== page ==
Brachial Plexus Center
Brachial Plexus | Conditions Treated

Treating Brachial Plexus Injuries

The Cincinnati Children’s Brachial Plexus Center team provides a coordinated approach to treatment of brachial plexus injuries, including those related to birth as well as traumatic injuries. In addition, our team evaluates and treats those with Thoracic Outlet Syndrome as well as Paget Schroetter Syndrome.

A unique feature of our program is that we treat these conditions not only in newborns, children and teens, but also in young adults.

Brachial Plexus Birth Injury (BPBI)

The brachial plexus is a network of nerves that provides movement and feeling to the shoulder, arm and hand. A brachial plexus birth injury is thought to be caused by an injury involving the child's brachial plexus during the delivery process. This injury may result in incomplete sensory and / or motor function of the involved arm.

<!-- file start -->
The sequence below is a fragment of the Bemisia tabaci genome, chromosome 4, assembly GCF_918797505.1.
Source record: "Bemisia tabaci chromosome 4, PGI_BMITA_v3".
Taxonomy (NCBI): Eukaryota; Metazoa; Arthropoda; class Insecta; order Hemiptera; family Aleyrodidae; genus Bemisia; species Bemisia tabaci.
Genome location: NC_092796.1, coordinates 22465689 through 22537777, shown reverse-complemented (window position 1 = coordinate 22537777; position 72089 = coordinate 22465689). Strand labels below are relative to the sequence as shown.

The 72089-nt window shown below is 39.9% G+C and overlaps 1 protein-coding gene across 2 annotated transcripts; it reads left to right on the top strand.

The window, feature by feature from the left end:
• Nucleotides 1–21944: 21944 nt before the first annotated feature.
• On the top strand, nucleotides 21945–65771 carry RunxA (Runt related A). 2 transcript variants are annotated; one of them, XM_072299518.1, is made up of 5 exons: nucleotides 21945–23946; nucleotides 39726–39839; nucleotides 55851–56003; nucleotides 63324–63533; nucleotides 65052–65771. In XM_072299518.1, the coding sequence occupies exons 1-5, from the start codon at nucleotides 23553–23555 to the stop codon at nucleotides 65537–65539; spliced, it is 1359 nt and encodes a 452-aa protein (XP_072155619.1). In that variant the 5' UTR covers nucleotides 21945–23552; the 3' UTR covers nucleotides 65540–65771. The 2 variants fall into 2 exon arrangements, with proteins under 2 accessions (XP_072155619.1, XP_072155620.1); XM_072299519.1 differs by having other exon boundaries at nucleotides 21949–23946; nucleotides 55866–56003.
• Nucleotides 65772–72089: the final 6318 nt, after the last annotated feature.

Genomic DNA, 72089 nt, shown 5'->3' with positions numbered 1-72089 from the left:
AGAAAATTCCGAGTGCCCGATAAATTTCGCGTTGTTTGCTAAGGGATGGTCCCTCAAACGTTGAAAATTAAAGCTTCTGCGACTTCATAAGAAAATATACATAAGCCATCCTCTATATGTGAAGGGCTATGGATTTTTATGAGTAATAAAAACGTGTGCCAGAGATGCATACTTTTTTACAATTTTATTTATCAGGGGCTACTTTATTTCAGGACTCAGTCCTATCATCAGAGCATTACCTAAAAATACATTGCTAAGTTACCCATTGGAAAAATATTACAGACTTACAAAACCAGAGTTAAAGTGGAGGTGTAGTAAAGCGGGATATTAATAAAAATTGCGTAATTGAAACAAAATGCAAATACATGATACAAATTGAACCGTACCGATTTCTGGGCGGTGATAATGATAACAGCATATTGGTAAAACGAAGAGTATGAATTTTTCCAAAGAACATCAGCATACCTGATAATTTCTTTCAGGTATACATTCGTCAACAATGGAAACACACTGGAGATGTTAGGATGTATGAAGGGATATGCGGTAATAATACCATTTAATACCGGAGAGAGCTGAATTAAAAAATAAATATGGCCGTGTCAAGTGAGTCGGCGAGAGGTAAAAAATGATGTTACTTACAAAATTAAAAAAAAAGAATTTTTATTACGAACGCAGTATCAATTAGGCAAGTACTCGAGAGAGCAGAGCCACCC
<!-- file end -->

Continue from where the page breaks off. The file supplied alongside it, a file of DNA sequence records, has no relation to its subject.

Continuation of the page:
Per our published research, a brachial plexus injury was found to occur in 1.5 of every 1,000 live births.

Traumatic Brachial Plexus Injury (TBPI)

Traumatic brachial plexus injuries may occur due to motor vehicle accidents, bike accidents, all-terrain vehicle (ATV) accidents, sports, etc. Nerve injuries vary in severity from a mild stretch to the nerve root tearing away from the spinal cord.

Thoracic Outlet Syndrome (TOS)

Thoracic Outlet Syndrome includes disorders impacting the nerves and / or blood vessels when compressed between the first rib, collarbone and scalene muscles. TOS may be caused by repetitive use injuries and / or anatomical reasons such as having an extra rib. Those with TOS are often elite high school and college athletes, particularly females, who are involved in repetitive overhead activities such as swimming, softball, and volleyball. Symptoms often include pain in the shoulders and neck, numbness, tingling, weakness, and / or temperature changes in the upper extremity.

Paget Schroetter Syndrome

Paget Schroetter Syndrome is a specific type of Thoracic Outlet Syndrome (TOS) that occurs when the vein is compressed between the first rib, collarbone, and scalene muscles resulting in blood clot(s) in the subclavian vein. This may be caused by excessive effort during repeated strenuous activity, most often seen in athletes. Symptoms may include pain, temperature changes, discoloration and / or swelling.